“thirtysomething”

Yuppies existed on prime time television before we had a word to describe them.  Yuppie, of course, is a slang word for young, upwardly mobile professional.

Dr. Bob Hartley was a Chicago yuppie on The Bob Newhart Show.

Rob Petrie was a television comedy writer yuppie on The Dick Van Dyke Show.

Darrin Stephens was an advertising yuppie on Bewitched.

In the 1986-87 television season, ABC aired Jack and Mike, a show about a yuppie couple played by Tom Mason and Shelley Hack.  It occupied the 10:00 pm time slot on Tuesday nights.  thirtysomething took over the time slot in 1987 and stayed there for four years.

thirtysomething did not merely show problems with neatly wrapped solutions.  It showed the character’s journeys in dealing with these problems.  And while yuppies are defined by income, status, and success, thirtysomething often dealt with failure.  Beyond their CD players, fancy clothes, and money, failure loomed over the characters.

A failed business — The Michael and Elliot Company folded soon after it began.  Michael Steadman, the copywriter with stability at home and in the office, formed this advertising agency with Elliot Weston, a fun but somewhat erratic artist who often didn’t think about the consequences of personal and professional actions.  Michael and Elliot worked together at Bernstein Fox, enjoyed artistic chemistry, and used their ambition to launch their own business.

A failed marriage — Elliot and his wife, Nancy, broke up.  It was not sudden for the winds of change had been in the air for quite some time.

A failed quest for romance — Michael’s cousin, Melissa, constantly sought a man who could appreciate her unique fashion sense, wry humor, and generous passion.

thirtysomething featured success as well.

Michael and Elliot got high-level jobs at DAA, an advertising agency headed by Miles Drentell.  They had to deal with Drentell’s ego that was roughly the size of Saturn.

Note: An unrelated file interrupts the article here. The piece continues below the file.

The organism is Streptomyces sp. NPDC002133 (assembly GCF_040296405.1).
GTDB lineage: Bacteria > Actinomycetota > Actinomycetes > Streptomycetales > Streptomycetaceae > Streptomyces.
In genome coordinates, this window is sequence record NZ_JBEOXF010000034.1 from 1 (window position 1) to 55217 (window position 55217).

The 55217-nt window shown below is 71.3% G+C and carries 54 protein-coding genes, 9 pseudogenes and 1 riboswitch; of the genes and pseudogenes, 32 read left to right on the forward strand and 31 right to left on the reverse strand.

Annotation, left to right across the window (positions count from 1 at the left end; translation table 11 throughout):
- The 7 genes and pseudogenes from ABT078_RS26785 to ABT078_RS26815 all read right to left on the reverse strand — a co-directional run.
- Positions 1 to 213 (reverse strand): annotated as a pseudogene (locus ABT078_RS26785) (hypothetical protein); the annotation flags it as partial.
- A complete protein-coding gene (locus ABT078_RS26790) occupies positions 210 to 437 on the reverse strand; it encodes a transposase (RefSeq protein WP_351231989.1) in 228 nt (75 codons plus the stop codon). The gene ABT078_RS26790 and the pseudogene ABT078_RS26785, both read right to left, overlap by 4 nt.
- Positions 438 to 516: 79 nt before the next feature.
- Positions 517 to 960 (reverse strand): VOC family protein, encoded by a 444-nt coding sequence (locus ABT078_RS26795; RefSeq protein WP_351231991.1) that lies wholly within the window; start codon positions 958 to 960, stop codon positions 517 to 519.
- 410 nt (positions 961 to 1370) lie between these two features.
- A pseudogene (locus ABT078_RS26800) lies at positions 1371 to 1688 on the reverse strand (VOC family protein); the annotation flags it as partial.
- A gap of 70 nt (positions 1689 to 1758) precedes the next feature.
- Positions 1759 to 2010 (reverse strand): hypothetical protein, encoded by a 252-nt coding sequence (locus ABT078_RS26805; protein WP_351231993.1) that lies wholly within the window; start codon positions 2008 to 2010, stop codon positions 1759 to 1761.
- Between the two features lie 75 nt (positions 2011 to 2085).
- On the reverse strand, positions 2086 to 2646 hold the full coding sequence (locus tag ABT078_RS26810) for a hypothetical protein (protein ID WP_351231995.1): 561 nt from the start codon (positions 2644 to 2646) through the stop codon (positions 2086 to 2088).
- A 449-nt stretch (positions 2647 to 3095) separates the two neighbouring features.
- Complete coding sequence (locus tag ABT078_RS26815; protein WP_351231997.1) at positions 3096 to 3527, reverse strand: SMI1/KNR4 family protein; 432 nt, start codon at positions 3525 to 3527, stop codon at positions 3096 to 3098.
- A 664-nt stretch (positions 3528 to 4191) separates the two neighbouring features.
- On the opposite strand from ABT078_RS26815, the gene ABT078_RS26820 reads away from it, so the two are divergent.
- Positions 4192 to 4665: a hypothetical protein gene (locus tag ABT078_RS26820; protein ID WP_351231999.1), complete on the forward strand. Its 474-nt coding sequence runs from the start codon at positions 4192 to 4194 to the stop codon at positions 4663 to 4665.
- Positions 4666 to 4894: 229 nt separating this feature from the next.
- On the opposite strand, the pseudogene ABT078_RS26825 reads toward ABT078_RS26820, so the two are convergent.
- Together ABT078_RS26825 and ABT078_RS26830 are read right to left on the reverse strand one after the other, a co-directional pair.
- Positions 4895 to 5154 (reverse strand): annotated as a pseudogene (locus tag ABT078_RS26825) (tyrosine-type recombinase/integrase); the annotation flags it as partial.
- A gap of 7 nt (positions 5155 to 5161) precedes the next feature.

Elliot and Nancy reconciled, but not before some painful realizations about the hard work necessary to sustain love, marriage, and family.

Melissa relinquished preconceptions, insecurities, and worries about herself when she visited Los Angeles to photograph a television sitcom star for a magazine article.  She realized she could be liked for simply being herself.  The point was confirmed when the article’s writer said, I don’t know you, but I’d like to.

thirtysomething tackled the everyday issues of life and showed no easy answers.

Michael’s struggle with his Jewish identity and what being Jewish means for him posed a terrific problem in the first season episode I’ll Be Home For Christmas.

When his non-Jewish wife wants Christmas decorations and a Christmas tree, Michael is immediately uneasy.  After fighting with his cousin Melissa about an advertising job — Michael hired her as the photographer for an ad campaign — and venting to Elliot, Michael buys a Christmas tree.  It’s his form of an olive branch for Hope.  He wants to make peace during the holiday season.

When Michael opens the door and sees Hope holding their baby and lighting a menorah, Michael is dumbfounded.  He asks where she got the menorah.  Then, Melissa enters the room.  Familial bonds are restored.

On a business trip in the episode Sifting the Ashes, Elliot explores his Catholic roots on a trip to Baltimore, his hometown.  While there, he meets a priest with whom is mother is friendly.  The day after a tense conversation about Catholicism with his mother and the priest, Elliot goes to the school where the priest works.  Elliot admits, I want God in my life.  It’s religion that keeps getting in the way.

Besides religious vision quests, thirtysomething tackled the emotional impact of life’s events through the show’s characters.  Hope’s best friend Ellyn has an affair with a married man.  Michael’s best friend Gary dies in a car accident.  Nancy battles cancer, successfully.

thirtysomething never preached about the consequences of actions.  It never drew a bright line to separate good from bad.  And it never talked down to the audience.  It simply showed imperfect people in a demanding world.  The styles of clothes may have changed.  Pop culture and historical references may be off target for today’s audiences.  And the iPod has replaced the CD player.

But the issues are timeless.

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